Teresha: We met at the University of Florida in 1995 through a mutual friend. I was instantly smitten and something told me that he was The One. He was playing it cool though. We actually started dating after an argument about the same mutual friend. I just marvel at how divine intervention works when I look back at our fourteen years together (five dating, nine married). Yes, we work hard at our relationship, but I truly believe that God brought us together, has kept us together, and will hold us together forever. There is just no other way to explain how we've managed to survive as a couple through some pretty rough stuff (break ups, being broke, living in separate cities while married, illness, a move halfway across the country). I also credit the grace of God for all the happy times and joyous milestones in our marriage (our travels abroad, buying our first home and the impending arrival our firstborn next month). I can't imagine sharing these experiences with anyone else. He's my wing man, my road dog, my ace, my everything.Happy Anniversary boo!

Damon: I think she was playing it just as "cool" as I was when we met - maybe a bit more. When I look back over our fourteen years together, I can't believe how fast the time has passed. I don't know if there was ever a time when I felt that Teresha "was the one" but I have always felt that this (being our relationship) felt right - it just came natural. For instance, the first time I told her that I loved her (and she is the ONLY woman I have told this to outside of my family) we were out watching a movie and having a conversation about a love scene and how it related to our relationship. Without getting into too much detail, I causally blurted out that I loved her. The weight of it hit me as the words came out of my mouth - it was like I was watching my self say it: "I L-O-V-E Y-O-U". But it felt right and natural. So the other example of feeling "right" is a bit morbid. When I think of being on my death bed and who I would want to be there to comfort me, Teresha is the first and only person who comes to mind - even before we were married. She calms me and makes we want to be a better person. So that is how I knew this was right. I can't imagine sharing my quirky ass life with anyone else. I love you buttmunch!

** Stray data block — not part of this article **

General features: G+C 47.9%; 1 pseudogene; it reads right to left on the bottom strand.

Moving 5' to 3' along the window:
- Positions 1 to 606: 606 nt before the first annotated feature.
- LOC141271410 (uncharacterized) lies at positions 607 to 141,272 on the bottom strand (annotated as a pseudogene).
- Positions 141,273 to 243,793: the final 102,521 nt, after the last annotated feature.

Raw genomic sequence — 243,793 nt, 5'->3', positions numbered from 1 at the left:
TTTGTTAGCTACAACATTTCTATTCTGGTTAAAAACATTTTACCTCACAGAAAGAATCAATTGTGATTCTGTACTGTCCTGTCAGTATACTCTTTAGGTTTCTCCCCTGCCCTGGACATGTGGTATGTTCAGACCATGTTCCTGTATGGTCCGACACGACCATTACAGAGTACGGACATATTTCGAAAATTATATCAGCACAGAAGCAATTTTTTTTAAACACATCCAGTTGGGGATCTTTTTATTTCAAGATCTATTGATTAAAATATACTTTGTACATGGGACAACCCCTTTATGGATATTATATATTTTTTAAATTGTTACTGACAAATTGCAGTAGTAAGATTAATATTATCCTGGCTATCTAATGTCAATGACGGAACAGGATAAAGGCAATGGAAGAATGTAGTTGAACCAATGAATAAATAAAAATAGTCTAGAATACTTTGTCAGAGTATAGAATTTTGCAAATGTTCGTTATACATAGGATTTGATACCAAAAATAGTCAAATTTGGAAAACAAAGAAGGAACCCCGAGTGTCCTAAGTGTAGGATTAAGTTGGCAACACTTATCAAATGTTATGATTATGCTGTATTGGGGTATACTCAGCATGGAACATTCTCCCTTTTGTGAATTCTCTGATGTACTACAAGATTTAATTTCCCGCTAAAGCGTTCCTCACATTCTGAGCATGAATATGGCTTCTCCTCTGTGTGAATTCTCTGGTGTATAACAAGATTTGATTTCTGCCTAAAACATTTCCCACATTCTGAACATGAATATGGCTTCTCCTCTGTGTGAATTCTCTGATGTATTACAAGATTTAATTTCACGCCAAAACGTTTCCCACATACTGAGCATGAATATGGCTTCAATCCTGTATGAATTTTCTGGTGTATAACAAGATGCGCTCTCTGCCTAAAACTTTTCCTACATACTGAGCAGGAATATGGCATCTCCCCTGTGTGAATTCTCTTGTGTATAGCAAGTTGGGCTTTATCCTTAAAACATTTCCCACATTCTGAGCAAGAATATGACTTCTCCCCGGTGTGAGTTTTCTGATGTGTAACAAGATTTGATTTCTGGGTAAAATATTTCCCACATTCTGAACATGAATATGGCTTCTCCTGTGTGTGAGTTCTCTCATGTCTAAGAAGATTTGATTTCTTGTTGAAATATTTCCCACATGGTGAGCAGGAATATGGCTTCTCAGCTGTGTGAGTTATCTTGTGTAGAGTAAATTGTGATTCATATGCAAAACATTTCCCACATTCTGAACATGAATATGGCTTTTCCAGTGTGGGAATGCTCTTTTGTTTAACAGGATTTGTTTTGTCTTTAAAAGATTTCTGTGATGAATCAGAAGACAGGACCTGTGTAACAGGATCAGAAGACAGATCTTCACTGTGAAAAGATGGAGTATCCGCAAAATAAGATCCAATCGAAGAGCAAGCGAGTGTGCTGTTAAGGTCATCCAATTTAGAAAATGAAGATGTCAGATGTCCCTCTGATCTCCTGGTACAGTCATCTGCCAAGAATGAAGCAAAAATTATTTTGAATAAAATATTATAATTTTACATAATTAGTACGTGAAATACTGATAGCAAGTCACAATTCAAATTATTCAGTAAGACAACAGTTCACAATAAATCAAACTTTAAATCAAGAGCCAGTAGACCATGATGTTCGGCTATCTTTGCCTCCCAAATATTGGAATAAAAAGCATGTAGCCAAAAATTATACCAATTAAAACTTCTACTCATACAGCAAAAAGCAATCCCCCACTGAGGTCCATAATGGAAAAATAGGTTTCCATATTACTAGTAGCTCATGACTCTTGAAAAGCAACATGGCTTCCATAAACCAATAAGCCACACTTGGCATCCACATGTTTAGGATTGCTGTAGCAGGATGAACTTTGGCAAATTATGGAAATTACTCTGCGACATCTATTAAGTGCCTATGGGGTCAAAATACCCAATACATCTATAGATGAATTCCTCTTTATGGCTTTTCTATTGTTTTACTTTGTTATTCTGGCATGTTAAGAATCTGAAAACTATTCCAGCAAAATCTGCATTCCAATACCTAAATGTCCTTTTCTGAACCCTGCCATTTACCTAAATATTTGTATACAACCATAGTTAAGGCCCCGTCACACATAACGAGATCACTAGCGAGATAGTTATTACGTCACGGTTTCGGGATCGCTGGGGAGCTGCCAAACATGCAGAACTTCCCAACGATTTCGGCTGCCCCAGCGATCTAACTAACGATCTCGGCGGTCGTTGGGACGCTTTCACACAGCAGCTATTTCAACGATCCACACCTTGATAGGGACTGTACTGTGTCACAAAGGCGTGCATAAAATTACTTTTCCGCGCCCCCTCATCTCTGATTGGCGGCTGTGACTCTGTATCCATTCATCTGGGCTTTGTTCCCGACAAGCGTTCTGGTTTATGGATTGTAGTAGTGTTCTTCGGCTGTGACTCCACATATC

Sunday, July 12, 2009

Most Beautiful Woman in the World: Take that Angelina and Halle!

Teresha: My family is full of women with smooth skin ranging from cafe au lait to dark chocolate in color. In addition to their perfect complexions, they tend to have narrow features. I have a round face and struggled with acne all my life until a homeopath diagnosed me with a gluten allergy. My point is that I grew up being told I was ugly or the more PC "not very pretty," and I believed it. Even as an adult, I have a hard time accepting compliments about my looks. It took being pregnant for me to finally recognize my own beauty. I may still not fit society's definition of beauty (or my family's), but it doesn't matter...I am gorgeous! To prove it, the hubby and I recently had maternity photos taken. We were both sick with a stomach bug, and I threw up and fainted during the shoot, (I think I've discovered the models' secret). But our photos turned out perfect and I can't stop looking at them...does that make me vain? I don't care! So this is what it's like to feel like the most beautiful woman on Earth!